top of page

You Can't Arrest an Idea

Sheila Pinkel

September 21 - November 15, 2021


Glendale Library, Arts and Culture and ReflectSpace Gallery is proud to present “You Can’t Arrest an Idea,” an exhibition by Sheila Pinkel, that brings together an important selection of the artist’s social and political work never before shown together. Sheila Pinkel is an American visual artist, activist and educator who has been creating engaged political and socially conscious art for four decades. Her topics of inquiry are as varied as her techniques and approaches. A research-based artist, she employs data visualization, digital and medical technologies, photography, and Xerox machine works to make critical and ethical inquiries into often invisible but pressing issues of our times. Casting a wide net across multiple subject matters—from the military-industrial complex, nuclear industry, consumption, incarceration, environment, and others—Sheila Pinkel’s work is as ambitious as it is outspoken. “You Can’t Arrest an Idea” weaves many of these threads together to present a decades-long and unrelenting vision of an artist attempting to make the invisible visible in nature and in culture.

“You Can’t Arrest an Idea” runs September 21 to November 15, 2021 at ReflectSpace Gallery in the Glendale Central Library at 222 East Harvard Street


Mondays-Thursdays, 9am-9pm,

Fridays & Saturdays, 9am-6pm.

Sheila Pinkel is an American visual artist, activist and educator whose practice includes experimental light studies, photography, conceptual and graphic works, and public art. She first gained notice for cameraless photography begun in the 1970s that used light-sensitive emulsions and technologies to explore form; her later, socially conscious art combines research, data visualization, and documentary photography, making critical and ethical inquiries into the military-industrial complex and nuclear industry, consumption and incarceration patterns, and the effects of war on survivors, among other subjects. Critics and writers identify an attempt to reveal the unseen—in nature and in culture—as a common thread in her work.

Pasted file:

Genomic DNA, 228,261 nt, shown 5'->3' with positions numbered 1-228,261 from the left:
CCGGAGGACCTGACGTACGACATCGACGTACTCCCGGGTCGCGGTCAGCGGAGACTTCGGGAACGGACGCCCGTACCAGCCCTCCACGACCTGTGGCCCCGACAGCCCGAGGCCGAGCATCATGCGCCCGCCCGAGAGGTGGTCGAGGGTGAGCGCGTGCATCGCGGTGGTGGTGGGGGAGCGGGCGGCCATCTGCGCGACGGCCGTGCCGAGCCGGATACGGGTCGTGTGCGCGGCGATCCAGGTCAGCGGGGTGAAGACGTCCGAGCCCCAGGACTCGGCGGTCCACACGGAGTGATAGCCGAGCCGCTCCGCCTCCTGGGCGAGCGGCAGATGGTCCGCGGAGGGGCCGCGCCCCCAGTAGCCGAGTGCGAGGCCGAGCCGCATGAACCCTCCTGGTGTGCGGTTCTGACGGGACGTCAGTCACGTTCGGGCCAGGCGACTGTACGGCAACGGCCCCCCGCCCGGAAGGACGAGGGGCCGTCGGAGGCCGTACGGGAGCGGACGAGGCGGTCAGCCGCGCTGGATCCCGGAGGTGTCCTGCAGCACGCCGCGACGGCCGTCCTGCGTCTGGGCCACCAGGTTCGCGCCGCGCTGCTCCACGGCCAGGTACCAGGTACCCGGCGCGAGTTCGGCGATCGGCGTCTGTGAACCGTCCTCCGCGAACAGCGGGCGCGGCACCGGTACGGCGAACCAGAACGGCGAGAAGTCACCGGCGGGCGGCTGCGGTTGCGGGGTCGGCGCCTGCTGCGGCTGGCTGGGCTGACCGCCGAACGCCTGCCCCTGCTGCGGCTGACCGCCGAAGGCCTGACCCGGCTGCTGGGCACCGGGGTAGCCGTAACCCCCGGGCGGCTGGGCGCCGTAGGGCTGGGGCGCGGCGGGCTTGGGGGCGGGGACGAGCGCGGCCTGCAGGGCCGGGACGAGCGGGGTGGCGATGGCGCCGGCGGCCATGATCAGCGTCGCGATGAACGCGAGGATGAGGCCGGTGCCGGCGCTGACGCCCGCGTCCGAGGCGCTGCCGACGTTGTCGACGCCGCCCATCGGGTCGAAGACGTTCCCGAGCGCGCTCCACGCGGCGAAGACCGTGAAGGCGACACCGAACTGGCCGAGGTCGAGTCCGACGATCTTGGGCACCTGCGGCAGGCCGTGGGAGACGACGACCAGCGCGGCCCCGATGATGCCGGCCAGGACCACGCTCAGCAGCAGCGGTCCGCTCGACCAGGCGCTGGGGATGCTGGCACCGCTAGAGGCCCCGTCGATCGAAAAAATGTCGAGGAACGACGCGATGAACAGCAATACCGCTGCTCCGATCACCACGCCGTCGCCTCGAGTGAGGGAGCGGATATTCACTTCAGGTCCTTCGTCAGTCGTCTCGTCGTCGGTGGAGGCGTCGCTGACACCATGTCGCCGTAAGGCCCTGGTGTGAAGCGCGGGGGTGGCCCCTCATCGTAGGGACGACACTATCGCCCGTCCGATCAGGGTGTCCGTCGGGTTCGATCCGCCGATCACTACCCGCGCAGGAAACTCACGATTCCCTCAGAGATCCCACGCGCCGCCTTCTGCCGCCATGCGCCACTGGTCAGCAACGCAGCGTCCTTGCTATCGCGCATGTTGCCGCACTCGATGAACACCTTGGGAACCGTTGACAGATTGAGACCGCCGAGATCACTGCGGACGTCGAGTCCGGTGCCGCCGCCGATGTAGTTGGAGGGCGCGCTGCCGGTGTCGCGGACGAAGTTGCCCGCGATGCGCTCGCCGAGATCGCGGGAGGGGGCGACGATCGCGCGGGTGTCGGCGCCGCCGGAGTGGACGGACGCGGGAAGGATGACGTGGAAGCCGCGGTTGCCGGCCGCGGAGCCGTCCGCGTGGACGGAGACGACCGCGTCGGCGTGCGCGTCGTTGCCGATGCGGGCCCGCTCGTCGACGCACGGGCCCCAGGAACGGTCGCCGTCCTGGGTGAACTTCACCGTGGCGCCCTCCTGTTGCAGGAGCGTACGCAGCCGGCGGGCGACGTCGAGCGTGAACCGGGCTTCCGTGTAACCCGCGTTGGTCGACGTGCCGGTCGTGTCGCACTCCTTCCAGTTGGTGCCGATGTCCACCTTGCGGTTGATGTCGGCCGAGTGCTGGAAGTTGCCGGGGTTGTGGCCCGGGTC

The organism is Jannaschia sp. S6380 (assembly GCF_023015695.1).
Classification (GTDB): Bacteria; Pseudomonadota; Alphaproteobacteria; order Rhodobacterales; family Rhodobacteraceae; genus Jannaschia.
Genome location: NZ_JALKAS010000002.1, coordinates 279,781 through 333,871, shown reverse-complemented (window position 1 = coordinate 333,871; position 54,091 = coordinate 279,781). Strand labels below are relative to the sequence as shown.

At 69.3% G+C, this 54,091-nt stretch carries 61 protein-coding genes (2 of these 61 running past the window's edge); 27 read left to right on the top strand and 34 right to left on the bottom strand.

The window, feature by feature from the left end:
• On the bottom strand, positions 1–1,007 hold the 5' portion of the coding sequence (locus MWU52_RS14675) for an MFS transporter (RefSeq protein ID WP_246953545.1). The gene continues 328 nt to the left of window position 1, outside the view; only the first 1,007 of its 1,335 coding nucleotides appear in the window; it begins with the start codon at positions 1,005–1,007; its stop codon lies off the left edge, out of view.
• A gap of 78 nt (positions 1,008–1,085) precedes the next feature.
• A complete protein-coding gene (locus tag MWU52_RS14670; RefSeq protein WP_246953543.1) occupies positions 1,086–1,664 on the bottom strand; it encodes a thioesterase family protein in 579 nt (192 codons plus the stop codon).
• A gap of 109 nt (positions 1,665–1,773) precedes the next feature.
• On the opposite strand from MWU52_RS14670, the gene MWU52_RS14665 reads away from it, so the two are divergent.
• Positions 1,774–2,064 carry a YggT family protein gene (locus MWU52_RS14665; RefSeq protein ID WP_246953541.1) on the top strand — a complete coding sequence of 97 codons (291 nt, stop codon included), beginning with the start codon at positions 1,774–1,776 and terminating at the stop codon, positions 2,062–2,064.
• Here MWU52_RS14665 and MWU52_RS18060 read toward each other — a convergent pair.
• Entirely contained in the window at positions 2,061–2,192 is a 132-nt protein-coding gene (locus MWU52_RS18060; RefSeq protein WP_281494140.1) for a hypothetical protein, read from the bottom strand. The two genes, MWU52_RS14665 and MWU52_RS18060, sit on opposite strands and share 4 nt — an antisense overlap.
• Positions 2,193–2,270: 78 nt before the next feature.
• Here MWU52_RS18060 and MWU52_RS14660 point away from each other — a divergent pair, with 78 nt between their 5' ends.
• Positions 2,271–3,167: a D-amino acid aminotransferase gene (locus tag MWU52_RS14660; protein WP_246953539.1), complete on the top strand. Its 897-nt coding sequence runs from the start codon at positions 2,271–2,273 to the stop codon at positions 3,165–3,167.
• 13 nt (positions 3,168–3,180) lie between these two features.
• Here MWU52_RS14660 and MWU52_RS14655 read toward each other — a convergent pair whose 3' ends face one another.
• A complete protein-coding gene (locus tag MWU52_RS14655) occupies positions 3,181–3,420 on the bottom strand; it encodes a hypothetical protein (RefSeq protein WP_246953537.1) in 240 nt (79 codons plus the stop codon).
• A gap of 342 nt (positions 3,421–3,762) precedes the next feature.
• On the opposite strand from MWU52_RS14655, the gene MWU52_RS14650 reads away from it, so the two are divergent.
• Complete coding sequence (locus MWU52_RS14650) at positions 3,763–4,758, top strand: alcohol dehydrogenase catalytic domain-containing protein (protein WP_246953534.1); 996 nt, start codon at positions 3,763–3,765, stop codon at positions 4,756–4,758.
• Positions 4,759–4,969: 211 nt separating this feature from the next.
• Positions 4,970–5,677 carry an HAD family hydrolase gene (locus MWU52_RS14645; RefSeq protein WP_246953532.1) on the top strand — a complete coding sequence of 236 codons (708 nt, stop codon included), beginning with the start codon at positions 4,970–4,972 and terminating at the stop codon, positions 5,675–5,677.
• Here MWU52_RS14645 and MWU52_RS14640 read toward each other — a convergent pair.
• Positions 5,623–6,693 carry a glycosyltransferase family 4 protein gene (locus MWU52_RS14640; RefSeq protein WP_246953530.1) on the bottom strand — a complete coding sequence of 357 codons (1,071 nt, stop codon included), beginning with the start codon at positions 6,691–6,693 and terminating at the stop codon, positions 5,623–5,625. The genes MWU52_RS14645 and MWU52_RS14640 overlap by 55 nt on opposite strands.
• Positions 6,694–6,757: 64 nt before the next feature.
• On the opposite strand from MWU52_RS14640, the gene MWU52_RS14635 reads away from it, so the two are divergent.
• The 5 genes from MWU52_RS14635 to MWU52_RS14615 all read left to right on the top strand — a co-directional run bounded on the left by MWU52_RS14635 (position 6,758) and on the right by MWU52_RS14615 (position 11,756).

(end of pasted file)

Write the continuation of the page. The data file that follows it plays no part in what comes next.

Pinkel has been awarded grants from the National Endowment for the Humanities, Center for the Study of Political Graphics and National Endowment for the Arts, among others. She has exhibited internationally and her work belongs to public collections including those of the Los Angeles County Museum of Art, Centre Pompidou, Hammer Museum, and Museum of Contemporary Photography. In addition to her art, Pinkel has written for journals including Leonardo, Afterimage and Heresies, and taught at Pomona College in Claremont, California. She lives and works in Los Angeles.




Installation Photos & Artists' Work


bottom of page